(If anyone was wondering, Marcus Smart scored 17 points on 6-for-11 shooting in his Memphis debut as the Grizzlies fell to the Pelicans).

5. Now, a couple of the aforementioned wrinkles.

The Knicks finished with 17 total offensive rebounds, and several of them were costly. At one point in the second quarter, both Luke Kornet and Porzingis had position for a rebound, and the Celtics failed to secure it, which led to a 3-pointer by Immanuel Quickley. In the third quarter, after Julius Randle got an and-one but missed the free throw, the Knicks tracked down the board again, and the Celtics gave up a 3-pointer to Quentin Grimes. That sequence was part of a 10-0 run by the Knicks that trimmed the Celtics’ lead down to one.

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The Celtics don’t have bigs who have historically pulled down a lot of rebounds, but they need to be better than they were on Wednesday.

6. The Knicks aren’t a particularly strong 3-point shooting team, but they shot 43.9 percent from deep and got a lot of really good looks. The Celtics don’t switch as much as they used to (out of necessity, since Porzingis isn’t a switchable big man), and the Knicks found it relatively easy to find good looks as a result.

The Celtics have the defensive personnel to make it very difficult for opposing teams to score in the paint, but in 2023, a successful defense can’t surrender that many open looks.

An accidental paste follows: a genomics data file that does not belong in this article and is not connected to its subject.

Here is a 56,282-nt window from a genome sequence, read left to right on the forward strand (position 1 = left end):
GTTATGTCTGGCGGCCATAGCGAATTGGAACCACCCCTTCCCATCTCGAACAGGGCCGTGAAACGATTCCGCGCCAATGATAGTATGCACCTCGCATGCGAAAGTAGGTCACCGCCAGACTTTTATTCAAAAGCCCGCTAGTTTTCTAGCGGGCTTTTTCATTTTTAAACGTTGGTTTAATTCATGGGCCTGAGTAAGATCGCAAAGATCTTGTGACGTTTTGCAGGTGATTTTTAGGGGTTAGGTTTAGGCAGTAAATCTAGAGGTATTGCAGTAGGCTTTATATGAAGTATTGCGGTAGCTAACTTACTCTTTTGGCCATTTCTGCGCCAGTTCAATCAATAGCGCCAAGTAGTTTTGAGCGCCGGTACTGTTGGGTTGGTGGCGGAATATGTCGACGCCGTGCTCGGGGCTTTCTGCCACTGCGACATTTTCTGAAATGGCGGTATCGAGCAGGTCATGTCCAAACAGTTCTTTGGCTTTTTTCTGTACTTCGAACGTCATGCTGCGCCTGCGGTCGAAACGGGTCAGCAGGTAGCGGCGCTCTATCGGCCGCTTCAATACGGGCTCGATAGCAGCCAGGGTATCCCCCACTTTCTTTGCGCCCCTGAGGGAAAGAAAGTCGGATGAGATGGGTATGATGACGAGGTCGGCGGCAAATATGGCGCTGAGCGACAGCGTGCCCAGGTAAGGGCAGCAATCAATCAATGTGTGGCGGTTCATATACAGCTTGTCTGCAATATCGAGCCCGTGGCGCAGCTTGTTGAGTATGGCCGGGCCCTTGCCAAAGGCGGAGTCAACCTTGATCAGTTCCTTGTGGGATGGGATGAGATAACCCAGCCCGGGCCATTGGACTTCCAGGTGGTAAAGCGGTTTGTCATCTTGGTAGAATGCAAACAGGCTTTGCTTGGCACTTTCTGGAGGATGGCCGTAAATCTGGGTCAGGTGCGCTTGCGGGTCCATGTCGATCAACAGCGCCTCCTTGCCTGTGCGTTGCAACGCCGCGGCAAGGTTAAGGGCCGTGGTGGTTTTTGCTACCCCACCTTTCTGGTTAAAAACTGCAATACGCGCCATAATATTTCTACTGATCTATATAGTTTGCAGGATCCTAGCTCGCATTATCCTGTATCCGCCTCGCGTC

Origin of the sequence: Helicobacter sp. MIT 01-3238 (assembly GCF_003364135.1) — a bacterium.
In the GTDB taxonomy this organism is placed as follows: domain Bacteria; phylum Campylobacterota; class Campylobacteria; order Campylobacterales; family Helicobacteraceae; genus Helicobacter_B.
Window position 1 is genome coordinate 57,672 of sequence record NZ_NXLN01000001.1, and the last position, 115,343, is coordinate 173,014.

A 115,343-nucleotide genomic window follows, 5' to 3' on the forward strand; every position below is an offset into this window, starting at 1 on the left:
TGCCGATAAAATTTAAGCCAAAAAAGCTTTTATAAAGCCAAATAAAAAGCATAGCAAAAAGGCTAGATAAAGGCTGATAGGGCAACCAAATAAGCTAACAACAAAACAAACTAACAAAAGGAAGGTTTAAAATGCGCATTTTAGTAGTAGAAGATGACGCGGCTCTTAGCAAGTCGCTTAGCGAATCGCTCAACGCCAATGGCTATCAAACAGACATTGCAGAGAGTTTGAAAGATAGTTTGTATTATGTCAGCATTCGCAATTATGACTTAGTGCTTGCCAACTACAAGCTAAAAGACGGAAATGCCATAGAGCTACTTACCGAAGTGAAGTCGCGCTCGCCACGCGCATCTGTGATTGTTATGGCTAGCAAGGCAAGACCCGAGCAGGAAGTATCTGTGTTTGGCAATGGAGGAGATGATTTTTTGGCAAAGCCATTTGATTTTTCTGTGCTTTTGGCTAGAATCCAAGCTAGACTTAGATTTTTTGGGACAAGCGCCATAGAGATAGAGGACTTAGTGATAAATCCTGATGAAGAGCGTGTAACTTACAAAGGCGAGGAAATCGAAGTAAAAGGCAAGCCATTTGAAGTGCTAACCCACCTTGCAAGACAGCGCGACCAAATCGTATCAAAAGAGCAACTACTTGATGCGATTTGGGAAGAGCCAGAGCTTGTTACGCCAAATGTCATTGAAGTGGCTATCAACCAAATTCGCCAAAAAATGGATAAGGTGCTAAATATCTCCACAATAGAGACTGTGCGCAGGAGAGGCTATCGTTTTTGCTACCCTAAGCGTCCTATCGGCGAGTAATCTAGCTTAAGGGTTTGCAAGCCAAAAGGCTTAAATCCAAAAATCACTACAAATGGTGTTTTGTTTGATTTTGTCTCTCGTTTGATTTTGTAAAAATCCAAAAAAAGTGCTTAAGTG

7. The Celtics won’t find it easy to win many games when Jaylen Brown, Sam Hauser and Payton Pritchard go a combined 0-for-11 from deep, although it speaks to their improved depth that they ground out Wednesday’s victory despite their 30.8 performance from three as as team.

Brown in particular had a disappointing night. He finished with 11 points on 4-for-11 shooting, but his worst sequence came in the fourth quarter when the Knicks threatened to pull away — he turned the ball over trying to thread a needle that wasn’t there (the Knicks got a 3-pointer), turned over an inbounds pass to nobody, and then fouled Quentin Grimes on a 3-pointer (Grimes made it and got a four-point play).

Brown had some nice moments and led the team in assists with five, but the Celtics will need him to be a lot better going forward.

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8. Things got chippy in the third quarter when Isaiah Hartenstein fouled Jaylen Brown hard on a dunk attempt. The foul looked like a clear flagrant, as Hartenstein wrapped Brown up and made no play at the ball, and Brown took exception, turning quickly to Hartenstein as both players briefly yapped at each other before they were separated. Officials, however, handed Brown and Hartenstein offsetting technical fouls and whistled Hartenstein for a hard foul, which sent Brown to the line for two. 

9. For all the grief Joe Mazzulla got last year about timeouts, he used two at an opportune time in the final minute for the Celtics. Nursing a two-point lead with 20 seconds remaining, Mazzulla called for a quick one when Tatum got himself into a difficult situation that nearly handed the ball back to the Knicks. Then, since the Celtics only had three seconds left to get the ball across half court, Mazzulla burned his final one to advance the ball and avert a potential disaster. That allowed the Celtics to inbound the ball to Payton Pritchard, who knocked down a pair of clutch free throws and pushed the Celtics’ lead to four with 10.7 seconds remaining.

10. The Celtics will have growing pains as they develop chemistry, and that showed on Wednesday. But they also have a ton of talent and potential, and — after a gritty performance — a 1-0 record. Next up? The Heat on Friday, whose victory in the Eastern Conference Finals started the Celtics’ offseason upheaval.

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Friday’s game tips off at 7:30 p.m.